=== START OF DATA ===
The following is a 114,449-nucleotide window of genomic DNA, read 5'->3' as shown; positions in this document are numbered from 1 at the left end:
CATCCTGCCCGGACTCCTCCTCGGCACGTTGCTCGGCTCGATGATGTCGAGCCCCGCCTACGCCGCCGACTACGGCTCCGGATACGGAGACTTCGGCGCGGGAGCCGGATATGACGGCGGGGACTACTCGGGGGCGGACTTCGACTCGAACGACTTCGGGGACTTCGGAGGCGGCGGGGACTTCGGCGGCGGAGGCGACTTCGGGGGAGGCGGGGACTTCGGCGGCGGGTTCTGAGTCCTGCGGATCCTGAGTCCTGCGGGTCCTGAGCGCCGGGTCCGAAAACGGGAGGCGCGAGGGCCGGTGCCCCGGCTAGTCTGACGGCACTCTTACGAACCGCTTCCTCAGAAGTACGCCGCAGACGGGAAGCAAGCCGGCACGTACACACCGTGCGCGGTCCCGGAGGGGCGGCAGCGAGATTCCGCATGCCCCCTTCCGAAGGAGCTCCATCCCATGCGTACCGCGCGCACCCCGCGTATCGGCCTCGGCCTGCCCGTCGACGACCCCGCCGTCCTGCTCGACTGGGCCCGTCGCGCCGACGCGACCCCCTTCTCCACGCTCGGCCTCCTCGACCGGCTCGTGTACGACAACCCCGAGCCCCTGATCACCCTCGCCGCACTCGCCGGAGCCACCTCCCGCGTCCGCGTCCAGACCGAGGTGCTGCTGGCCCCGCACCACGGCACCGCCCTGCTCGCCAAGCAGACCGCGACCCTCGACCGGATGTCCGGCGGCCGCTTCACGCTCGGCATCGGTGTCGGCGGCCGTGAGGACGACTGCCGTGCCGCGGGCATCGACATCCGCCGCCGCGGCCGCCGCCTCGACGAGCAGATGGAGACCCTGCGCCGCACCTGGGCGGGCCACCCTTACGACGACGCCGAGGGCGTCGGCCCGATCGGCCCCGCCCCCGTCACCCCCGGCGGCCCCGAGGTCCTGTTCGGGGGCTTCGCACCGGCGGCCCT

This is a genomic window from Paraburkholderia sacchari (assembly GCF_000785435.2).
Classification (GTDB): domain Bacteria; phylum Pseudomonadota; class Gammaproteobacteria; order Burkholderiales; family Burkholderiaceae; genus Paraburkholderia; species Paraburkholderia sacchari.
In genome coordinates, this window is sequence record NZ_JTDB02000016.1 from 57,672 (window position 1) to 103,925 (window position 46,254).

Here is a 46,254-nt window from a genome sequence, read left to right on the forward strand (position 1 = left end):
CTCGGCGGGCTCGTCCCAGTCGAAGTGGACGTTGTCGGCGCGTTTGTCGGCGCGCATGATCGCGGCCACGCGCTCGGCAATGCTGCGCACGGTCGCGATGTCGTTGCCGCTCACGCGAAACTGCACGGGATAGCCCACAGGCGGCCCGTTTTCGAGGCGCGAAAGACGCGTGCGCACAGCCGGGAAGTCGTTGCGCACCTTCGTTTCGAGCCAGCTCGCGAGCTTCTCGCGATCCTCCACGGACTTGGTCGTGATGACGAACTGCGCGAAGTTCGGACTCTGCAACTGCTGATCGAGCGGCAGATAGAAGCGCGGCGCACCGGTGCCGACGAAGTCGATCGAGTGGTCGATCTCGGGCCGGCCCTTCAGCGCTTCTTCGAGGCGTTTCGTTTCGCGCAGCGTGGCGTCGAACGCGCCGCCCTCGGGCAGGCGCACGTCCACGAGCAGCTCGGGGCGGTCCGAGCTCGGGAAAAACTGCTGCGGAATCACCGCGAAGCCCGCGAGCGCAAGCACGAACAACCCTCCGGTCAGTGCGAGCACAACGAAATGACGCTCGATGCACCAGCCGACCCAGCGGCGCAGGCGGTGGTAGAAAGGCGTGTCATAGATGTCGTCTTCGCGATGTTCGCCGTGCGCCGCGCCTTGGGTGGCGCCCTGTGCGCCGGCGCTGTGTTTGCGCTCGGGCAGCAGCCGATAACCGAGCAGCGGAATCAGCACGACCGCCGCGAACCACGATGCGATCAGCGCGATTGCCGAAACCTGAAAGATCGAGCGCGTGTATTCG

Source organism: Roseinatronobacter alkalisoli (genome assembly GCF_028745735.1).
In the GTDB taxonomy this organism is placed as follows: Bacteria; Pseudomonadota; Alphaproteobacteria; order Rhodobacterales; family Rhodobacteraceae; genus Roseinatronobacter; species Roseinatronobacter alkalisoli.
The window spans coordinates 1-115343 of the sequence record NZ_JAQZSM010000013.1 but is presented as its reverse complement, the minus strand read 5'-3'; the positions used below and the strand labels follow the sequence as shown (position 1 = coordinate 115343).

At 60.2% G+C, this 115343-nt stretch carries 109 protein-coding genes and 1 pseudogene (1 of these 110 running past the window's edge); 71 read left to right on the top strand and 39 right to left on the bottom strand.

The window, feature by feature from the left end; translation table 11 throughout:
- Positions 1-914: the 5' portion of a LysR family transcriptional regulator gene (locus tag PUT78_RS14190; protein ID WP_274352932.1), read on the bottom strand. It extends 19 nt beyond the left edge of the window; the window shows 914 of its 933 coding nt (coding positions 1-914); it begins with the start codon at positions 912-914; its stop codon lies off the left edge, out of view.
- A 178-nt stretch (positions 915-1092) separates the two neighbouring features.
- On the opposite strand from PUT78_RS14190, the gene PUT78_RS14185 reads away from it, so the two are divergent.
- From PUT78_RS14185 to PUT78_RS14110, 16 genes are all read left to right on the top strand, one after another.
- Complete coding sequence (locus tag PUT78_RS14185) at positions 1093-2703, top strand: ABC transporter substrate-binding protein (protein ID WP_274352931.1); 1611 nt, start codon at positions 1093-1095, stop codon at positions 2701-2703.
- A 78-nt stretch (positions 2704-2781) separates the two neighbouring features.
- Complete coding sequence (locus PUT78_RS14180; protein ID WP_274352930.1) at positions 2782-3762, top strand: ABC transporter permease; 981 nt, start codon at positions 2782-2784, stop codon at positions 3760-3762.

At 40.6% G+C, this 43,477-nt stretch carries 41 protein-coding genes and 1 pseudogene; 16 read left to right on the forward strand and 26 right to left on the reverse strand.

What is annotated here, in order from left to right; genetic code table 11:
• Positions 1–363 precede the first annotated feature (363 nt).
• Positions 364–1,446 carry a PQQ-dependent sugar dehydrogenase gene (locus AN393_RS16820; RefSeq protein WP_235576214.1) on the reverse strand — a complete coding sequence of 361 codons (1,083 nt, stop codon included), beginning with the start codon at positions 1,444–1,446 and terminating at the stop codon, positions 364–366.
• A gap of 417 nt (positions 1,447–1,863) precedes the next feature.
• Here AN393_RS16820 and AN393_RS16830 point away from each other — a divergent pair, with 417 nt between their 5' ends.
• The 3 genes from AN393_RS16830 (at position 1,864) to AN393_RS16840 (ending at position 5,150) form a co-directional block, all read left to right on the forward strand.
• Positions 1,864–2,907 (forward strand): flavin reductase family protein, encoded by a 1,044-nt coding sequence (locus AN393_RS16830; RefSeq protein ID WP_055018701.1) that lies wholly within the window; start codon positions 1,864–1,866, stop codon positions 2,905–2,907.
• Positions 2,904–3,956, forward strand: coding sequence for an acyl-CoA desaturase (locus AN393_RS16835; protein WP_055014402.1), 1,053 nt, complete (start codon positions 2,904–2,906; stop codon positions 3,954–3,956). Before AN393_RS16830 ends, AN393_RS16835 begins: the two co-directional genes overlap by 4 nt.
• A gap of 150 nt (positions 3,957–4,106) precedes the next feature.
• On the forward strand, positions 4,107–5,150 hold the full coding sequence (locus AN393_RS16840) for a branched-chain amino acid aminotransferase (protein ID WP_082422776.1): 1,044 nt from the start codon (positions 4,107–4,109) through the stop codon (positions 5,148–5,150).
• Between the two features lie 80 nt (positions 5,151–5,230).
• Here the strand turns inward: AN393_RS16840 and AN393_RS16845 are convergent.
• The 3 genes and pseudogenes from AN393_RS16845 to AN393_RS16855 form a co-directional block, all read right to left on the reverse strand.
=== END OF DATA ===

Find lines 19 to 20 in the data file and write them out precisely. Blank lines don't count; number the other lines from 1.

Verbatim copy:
- Complete coding sequence (locus PUT78_RS14180; protein ID WP_274352930.1) at positions 2782-3762, top strand: ABC transporter permease; 981 nt, start codon at positions 2782-2784, stop codon at positions 3760-3762.

At 40.6% G+C, this 43,477-nt stretch carries 41 protein-coding genes and 1 pseudogene; 16 read left to right on the forward strand and 26 right to left on the reverse strand.